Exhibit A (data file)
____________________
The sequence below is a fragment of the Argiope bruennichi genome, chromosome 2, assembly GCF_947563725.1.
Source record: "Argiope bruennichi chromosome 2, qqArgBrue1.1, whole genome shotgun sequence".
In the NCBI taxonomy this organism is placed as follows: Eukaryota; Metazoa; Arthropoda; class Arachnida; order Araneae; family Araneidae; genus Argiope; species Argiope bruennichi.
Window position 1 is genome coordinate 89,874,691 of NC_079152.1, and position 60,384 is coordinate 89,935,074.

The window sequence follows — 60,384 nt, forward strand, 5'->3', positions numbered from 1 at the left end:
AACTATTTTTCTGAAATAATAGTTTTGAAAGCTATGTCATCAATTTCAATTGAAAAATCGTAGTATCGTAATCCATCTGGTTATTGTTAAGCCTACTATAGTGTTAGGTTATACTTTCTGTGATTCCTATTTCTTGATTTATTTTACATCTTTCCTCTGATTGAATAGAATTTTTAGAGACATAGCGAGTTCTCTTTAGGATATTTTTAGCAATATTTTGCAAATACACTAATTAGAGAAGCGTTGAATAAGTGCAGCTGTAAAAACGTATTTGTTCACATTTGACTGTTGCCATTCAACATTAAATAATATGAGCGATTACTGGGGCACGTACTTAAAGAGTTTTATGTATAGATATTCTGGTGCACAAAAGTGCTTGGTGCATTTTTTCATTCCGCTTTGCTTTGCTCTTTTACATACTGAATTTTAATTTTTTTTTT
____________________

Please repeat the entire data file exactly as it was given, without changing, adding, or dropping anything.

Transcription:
The sequence below is a fragment of the Argiope bruennichi genome, chromosome 2, assembly GCF_947563725.1.
Source record: "Argiope bruennichi chromosome 2, qqArgBrue1.1, whole genome shotgun sequence".
In the NCBI taxonomy this organism is placed as follows: Eukaryota; Metazoa; Arthropoda; class Arachnida; order Araneae; family Araneidae; genus Argiope; species Argiope bruennichi.
Window position 1 is genome coordinate 89,874,691 of NC_079152.1, and position 60,384 is coordinate 89,935,074.

The window sequence follows — 60,384 nt, forward strand, 5'->3', positions numbered from 1 at the left end:
AACTATTTTTCTGAAATAATAGTTTTGAAAGCTATGTCATCAATTTCAATTGAAAAATCGTAGTATCGTAATCCATCTGGTTATTGTTAAGCCTACTATAGTGTTAGGTTATACTTTCTGTGATTCCTATTTCTTGATTTATTTTACATCTTTCCTCTGATTGAATAGAATTTTTAGAGACATAGCGAGTTCTCTTTAGGATATTTTTAGCAATATTTTGCAAATACACTAATTAGAGAAGCGTTGAATAAGTGCAGCTGTAAAAACGTATTTGTTCACATTTGACTGTTGCCATTCAACATTAAATAATATGAGCGATTACTGGGGCACGTACTTAAAGAGTTTTATGTATAGATATTCTGGTGCACAAAAGTGCTTGGTGCATTTTTTCATTCCGCTTTGCTTTGCTCTTTTACATACTGAATTTTAATTTTTTTTTT